While Australia's Wildfires Burn, Drought-Stricken Areas Are Getting Rain, but Is It Enough?

Rain in Australia could give firefighters enough of an advantage to build containment lines for smaller wildfires, but it won't be enough to make a significant, long-term impact on the flames.

"Any sort of progression that was made yesterday and today might be lost later this week again," AccuWeather Senior Meteorologist Andy Douty told Newsweek.

Wildfires that have been raging for months claimed thousands of homes and nearly 30 lives since September, and have sparked an international call for help. In 2019, Australia's hot temperatures and prolonged drought conditions broke records and with months left of the summer season, officials warned fires could continue for weeks.

On Monday, parts of the country saw rain and cooler temperatures, bringing some relief to firefighting efforts, but Douty said he was confident that it "definitely" wouldn't be enough to put the flames out. For there to be a long term impact on firefighting efforts, Australia needs multiple "good, soaking rainfalls" that will extinguish the flames and restore moisture to the dry soil.

"I don't think there's any sort of magic number [of inches of rainfall] to put out the fires," Douty said. "It takes time to recover from something like this ... You don't just get one heavy rain and it's gone."

Rainfall between January and August 2019 was the lowest on record in areas of Queensland, New South Wales (NSW), South Australia, Western Australia and the Northern Territory, according to the Bureau of Meteorology (BOM) in Australia. This caused the root-zone soil moisture—the water available to plants—in parts of every Australian state to be below average and even the lowest on record in some areas.

With insufficient water drying out vegetation, effectively creating timber to fuel the flames, the BOM reported Australia was "primed" for dangerous wildfires.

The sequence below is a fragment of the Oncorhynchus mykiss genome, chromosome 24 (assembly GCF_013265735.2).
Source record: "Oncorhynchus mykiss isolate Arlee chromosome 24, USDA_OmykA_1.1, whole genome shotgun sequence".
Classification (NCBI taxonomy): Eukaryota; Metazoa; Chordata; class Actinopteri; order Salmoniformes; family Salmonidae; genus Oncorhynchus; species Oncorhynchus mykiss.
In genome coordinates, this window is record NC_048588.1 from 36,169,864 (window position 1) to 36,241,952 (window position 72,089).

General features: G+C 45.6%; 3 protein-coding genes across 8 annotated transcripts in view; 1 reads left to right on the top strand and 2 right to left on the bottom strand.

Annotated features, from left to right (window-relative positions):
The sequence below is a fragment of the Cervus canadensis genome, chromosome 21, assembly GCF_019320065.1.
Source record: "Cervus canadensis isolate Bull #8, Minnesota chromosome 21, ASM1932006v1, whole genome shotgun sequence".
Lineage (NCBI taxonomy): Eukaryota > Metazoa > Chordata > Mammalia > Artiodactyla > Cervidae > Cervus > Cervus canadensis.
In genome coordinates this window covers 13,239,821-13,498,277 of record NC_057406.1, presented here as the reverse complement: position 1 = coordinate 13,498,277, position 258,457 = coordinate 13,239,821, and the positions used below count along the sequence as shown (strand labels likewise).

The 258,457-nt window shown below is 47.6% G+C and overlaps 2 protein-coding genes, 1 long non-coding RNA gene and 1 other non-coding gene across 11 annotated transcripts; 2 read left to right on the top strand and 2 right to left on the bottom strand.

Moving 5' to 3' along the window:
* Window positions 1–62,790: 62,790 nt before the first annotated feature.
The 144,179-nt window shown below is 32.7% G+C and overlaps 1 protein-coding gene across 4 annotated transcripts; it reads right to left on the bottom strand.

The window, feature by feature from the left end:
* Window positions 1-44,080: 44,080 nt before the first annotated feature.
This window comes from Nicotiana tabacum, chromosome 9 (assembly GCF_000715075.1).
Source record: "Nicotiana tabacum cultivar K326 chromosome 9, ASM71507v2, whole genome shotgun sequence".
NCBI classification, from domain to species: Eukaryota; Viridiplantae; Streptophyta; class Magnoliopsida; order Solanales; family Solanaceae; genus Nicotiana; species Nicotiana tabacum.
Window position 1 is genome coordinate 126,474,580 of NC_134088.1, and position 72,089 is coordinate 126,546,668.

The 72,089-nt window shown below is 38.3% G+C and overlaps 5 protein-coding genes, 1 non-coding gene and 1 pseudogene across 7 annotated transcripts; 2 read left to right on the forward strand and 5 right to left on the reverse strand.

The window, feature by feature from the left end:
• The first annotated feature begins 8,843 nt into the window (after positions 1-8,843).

australia wildfire rainfall new south wales
The Department of Environment, Land, Water and Planning and Country Fire Authority crews monitor fires and begin back burns between the towns of Orbost and Lakes Entrance in east Gippsland on Thursday in Australia. On Monday, parts of Australia received light rain, which brought relief to firefighting efforts, but it wouldn't be enough to have a significant, long term impact. Darrian Traynor/Getty

Although most of Australia wasn't expected to receive a heavy enough dose of rain to sufficiently soak the soil, Douty explained that rainfall had short term benefits. The most recent rainfall and the moisture expected for Friday night and into Saturday could help slow the progression of some of the fires. For smaller fires, the respite from rapid spreading could be enough to help firefighters reinforce containment lines.

Rainfall in Victoria ranged from less than a millimeter to 21 millimeters, the equivalent of 0.8 of an inch, according to the BOM. The majority of New South Wales received less than nine millimeters of rain and only three stations reported having between 10 and 24 millimeters.

Tropical Cyclone Blake, a Category 1 storm, was expected to dump heavy rain in the eastern Pilbara on Tuesday and Wednesday, according to the BOM. The rain would bring relief to the drought-stricken area but since it was on track to remain in Western Australia, it would do little to help the fires in Victoria and NSW, located in the eastern part of Australia.

On Tuesday morning local time, in New South Wales, at least 130 fires were still burning and 2,000 firefighters were working to contain them. More than 31 fires were burning in Victoria on Monday.

Victoria state Premier Daniel Andrews told the Associated Press that people can't be "complacent" because the area was "by no means out of this." Andrews added that "big fire danger" was headed Victoria's way later in the week and the next few days and months would be challenging.

Dry conditions were expected to return to Australia in between the two light rainfalls and an upcoming cold front could pose new challenges. Jonathan Erdman, senior meteorologist for The Weather Channel, posted on Twitter that strong winds from the cold front expected for Saturday could change the direction of the fire front moves.

Douty told Newsweek weather conditions and rainfall should improve over the next two months, adding that it was hard to say exactly when significant relief would come. On a seasonal basis, the meteorologist said, they should see increased moisture as summer continues. He reiterated that the impacted areas needed multiple heavy rainfalls to turn the tide of the fires.

"That doesn't look like it's going to happen anytime soon and a lot of these big fires can burn for weeks to months before they're put out," Douty said.